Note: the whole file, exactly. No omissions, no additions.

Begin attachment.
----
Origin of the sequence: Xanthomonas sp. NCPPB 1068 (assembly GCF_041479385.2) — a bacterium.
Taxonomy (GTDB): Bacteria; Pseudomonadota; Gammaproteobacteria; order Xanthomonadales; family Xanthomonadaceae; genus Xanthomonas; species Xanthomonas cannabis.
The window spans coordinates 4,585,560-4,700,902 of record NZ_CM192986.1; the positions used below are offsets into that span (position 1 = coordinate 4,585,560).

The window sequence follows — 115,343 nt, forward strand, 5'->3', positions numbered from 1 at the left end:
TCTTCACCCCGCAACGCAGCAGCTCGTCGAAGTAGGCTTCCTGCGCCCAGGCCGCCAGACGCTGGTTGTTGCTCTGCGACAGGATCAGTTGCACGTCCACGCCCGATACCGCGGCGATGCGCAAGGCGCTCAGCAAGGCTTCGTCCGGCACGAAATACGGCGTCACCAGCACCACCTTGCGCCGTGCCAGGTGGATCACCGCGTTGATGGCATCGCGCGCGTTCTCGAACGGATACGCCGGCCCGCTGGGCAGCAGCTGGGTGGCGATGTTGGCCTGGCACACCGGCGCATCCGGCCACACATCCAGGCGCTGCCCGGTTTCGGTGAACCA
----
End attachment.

Origin of the sequence: Xanthomonas sp. NCPPB 1068 (assembly GCF_041479385.2) — a bacterium.
Taxonomy (GTDB): Bacteria; Pseudomonadota; Gammaproteobacteria; order Xanthomonadales; family Xanthomonadaceae; genus Xanthomonas; species Xanthomonas cannabis.
The window spans coordinates 4,585,560-4,700,902 of record NZ_CM192986.1; the positions used below are offsets into that span (position 1 = coordinate 4,585,560).

The window sequence follows — 115,343 nt, forward strand, 5'->3', positions numbered from 1 at the left end:
TCTTCACCCCGCAACGCAGCAGCTCGTCGAAGTAGGCTTCCTGCGCCCAGGCCGCCAGACGCTGGTTGTTGCTCTGCGACAGGATCAGTTGCACGTCCACGCCCGATACCGCGGCGATGCGCAAGGCGCTCAGCAAGGCTTCGTCCGGCACGAAATACGGCGTCACCAGCACCACCTTGCGCCGTGCCAGGTGGATCACCGCGTTGATGGCATCGCGCGCGTTCTCGAACGGATACGCCGGCCCGCTGGGCAGCAGCTGGGTGGCGATGTTGGCCTGGCACACCGGCGCATCCGGCCACACATCCAGGCGCTGCCCGGTTTCGGTGAACCA